Excessive sugar intake is harmful to the kidneys and liver

People who don’t like sugar can’t be found. Kids are very fond of sugar. Not only children but many times adults can’t handle the greed of sugar.

Today, most foods contain a lot of sugar. Such as ice cream, cakes, pastries, drinks, chocolate, soft biscuits, and energy drinks. Sugar is used in restaurant meals, home-cooked meals. Tea or coffee does not work without sugar.

Sugar gives energy to our body. So many people think sugar is good for our body. According to experts, a person can eat three to five teaspoons of sugar a day.

However, in that case, you have to keep an eye on how much sugar is coming from other foods and how much is being spent.

The amount of sugar in the daily diet is converted into glucose in our body. Later it produces energy in the body. The amount of sugar present in the sugary foods that are on our daily food list is more than our body needs.

If you take more sugar than you need, it causes harm to the body. We do not easily believe that sugar is harmful to our body.

For those who are prone to diabetes in the family, sugar is harmful. In addition, eating too much sugar can lead to weight gain, which increases the risk of kidney disease and is also harmful to teeth.

Harmful aspects of sugar

When the body consumes more sugar than it needs, it is not beneficial for the body but causes harm and causes a lot of physical problems. Below are the harmful aspects of sugar –

Fatty liver:

The fructose in sugar is responsible for fatty liver. Glucose and other types of sugar are absorbed by various cells in the body, where the liver directly breaks down fructose into energy.

However, when the amount of fructose is high, the liver converts it into fat. This fat is responsible for fatty liver. It is a liver disease known as NAFLD.

Weight gain may occur:

The rate of obesity is increasing day by day worldwide. Sugar or sweetened drinks are considered to be one of the reasons for this. Drinking sweet drinks rich in fructose such as soda, juice or sweet tea increases our appetite and increases our tendency to eat.

Excessive intake of fructose reduces the secretion of a hormone called leptin in our body. This leptin hormone prevents us from overeating.

In other words, these sugary drinks do not quench our appetite but drive us to consume extra calories. This is one of the reasons for weight gain.

Risk factors for heart disease:

Heart disease is the number one cause of death worldwide. High-sugar foods increase the risk of heart disease.

It has been proven that high-sugar foods can lead to obesity, high triglycerides, high blood sugar, and high blood pressure, which increase the risk of heart disease.

A study of more than 30,000 people found that those who consumed 17-21% calories had a 36% higher risk of dying from heart disease than those who consumed 8% calories from sugar.

Responsible for acne:

Refined carbohydrate foods, sugary foods, and drinks increase the risk of acne. Processed high glycemic index foods raise blood sugar levels faster than low glycemic index foods.

Studies have shown that low-glycemic foods reduce acne.

For example, a study of 2,300 adolescents found that those who ate sugar frequently had a 30% higher risk of developing acne.

Increases the risk of type-2 diabetes:

The incidence of diabetes worldwide has doubled in the last 30 years. Although there are many reasons for this, excess sugar intake is one of the risk factors for diabetes.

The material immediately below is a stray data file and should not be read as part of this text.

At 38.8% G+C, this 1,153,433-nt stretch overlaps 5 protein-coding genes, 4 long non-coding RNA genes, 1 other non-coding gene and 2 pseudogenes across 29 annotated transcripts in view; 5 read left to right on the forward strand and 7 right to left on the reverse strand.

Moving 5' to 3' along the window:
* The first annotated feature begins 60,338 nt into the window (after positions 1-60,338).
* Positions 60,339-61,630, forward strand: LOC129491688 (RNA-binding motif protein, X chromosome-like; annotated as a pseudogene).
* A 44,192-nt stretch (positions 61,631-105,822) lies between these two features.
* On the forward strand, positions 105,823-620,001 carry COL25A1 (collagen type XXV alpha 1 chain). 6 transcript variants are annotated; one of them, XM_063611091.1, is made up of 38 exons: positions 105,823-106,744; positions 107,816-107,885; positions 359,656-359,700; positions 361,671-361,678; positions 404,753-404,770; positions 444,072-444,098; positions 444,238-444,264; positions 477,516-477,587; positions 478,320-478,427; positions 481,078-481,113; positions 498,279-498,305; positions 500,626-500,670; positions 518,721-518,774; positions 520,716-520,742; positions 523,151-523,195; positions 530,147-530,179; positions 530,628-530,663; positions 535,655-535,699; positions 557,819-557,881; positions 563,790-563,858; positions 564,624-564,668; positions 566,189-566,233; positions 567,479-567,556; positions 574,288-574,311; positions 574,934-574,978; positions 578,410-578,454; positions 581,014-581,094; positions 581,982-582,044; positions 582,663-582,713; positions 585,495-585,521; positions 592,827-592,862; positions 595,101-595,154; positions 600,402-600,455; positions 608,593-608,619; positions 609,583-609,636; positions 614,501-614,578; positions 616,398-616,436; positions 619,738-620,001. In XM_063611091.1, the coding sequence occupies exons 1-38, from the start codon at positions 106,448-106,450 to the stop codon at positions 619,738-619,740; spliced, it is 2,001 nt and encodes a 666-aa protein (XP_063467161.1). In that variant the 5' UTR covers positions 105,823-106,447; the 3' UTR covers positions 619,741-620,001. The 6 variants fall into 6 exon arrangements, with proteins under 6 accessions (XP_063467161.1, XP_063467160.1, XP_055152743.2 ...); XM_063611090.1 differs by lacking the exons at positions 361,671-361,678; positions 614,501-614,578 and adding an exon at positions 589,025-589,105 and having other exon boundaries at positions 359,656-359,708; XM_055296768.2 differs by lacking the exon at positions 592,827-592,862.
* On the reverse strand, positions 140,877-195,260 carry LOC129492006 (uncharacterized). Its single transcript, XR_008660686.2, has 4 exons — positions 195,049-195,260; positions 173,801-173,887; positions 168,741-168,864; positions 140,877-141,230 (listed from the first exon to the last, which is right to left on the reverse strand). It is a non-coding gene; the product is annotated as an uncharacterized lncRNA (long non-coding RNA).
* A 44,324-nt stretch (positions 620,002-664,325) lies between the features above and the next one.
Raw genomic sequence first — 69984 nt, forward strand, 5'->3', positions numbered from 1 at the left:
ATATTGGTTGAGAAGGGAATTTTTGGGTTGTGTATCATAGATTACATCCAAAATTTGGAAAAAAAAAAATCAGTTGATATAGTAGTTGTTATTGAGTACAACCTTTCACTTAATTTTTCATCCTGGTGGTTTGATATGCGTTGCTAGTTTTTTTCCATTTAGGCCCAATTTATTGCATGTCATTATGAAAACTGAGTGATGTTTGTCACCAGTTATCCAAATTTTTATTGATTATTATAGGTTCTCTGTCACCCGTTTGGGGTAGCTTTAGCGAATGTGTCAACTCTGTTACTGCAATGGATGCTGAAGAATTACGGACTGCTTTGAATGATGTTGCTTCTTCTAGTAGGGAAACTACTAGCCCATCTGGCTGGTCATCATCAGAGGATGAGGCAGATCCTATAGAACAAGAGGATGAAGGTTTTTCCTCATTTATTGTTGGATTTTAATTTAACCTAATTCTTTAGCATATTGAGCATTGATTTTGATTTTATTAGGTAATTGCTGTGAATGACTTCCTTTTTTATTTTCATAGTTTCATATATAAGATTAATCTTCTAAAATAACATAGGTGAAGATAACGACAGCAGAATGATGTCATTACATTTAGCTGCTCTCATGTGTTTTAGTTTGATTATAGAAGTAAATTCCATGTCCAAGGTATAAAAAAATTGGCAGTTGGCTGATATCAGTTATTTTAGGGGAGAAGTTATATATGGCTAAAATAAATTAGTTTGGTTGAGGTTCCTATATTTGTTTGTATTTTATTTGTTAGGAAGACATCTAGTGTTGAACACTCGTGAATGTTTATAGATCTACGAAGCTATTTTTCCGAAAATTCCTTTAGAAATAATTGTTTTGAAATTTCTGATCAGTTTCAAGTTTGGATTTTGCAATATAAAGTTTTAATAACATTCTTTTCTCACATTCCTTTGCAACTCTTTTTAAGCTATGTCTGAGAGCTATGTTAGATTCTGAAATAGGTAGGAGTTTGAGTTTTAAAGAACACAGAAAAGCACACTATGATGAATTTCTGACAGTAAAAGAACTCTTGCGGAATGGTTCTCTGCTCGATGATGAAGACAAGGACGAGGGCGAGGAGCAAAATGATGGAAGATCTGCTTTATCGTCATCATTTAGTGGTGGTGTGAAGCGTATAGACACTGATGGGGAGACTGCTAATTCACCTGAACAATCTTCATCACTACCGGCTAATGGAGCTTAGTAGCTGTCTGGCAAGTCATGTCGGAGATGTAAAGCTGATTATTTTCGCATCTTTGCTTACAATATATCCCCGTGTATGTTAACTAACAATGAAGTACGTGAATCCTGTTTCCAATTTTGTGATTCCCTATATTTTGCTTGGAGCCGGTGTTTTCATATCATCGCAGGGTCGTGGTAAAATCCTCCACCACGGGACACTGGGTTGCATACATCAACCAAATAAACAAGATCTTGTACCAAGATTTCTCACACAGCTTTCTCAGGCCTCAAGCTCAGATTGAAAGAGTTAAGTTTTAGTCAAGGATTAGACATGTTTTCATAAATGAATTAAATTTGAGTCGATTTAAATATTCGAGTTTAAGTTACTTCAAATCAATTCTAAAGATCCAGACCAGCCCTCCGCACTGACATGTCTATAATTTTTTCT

Obesity or weight gain is often the result of eating too much sugar. It is considered to be the biggest risk factor for diabetes.

Prolonged high-sugar intake increases resistance to insulin (a hormone produced by the pancreas). Insulin resistance raises blood sugar levels and increases the risk of diabetes.

A population survey of more than 165 countries found that 150 calories of sugar per day increased the risk of diabetes by 1.1%.

Increases the risk of cancer:

Eating too much sugar can increase the risk of cancer. Sugary foods and drinks lead to obesity, which can increase the risk of cancer.

A study of more than 430,000 people found that sugar consumption was associated with an increased risk of pleural cancer and small bowel cancer.

Another study found that women who ate sweet bread and cookies more than three times per week were 1.42 times more likely to develop endometrial cancer than women who ate less than half the sweet bread and cookies per week.

May increase the risk of depression:

A healthy diet can help improve mood. Processed and sugary foods can increase the chances of depression. Consumption of high-sugar products such as cakes and drinks has been linked to emotional depression.

Researchers believe that sugar can be harmful to blood sugar levels, neurotransmitter dysregulation, and mental health.

A study of 8,000 people over a 22-year period found that people who ate less than 40 grams of sugar per day had a 23% increase in frustration compared to those who ate 8 grams or more.

Increases skin wrinkles:

Wrinkles are the main symptom of aging. Advanced glycation and products (AGEs) are formed in our body by reacting sugar and protein.

AGEs are thought to increase the appearance of age on the skin. Collagen and elastin retain the youth of our skin. AGEs damage collagen, and elastin. When collagen and elastin are damaged, the skin loses its firmness.

Other harmful aspects:

Eating too much sugar can cause cavities. If we constantly have high levels of sugar in our blood, it can damage the blood vessels connected to the kidneys.

This can increase the risk of kidney disease. Sugars increase the level of uric acid in the blood. High-sugar foods can reduce memory.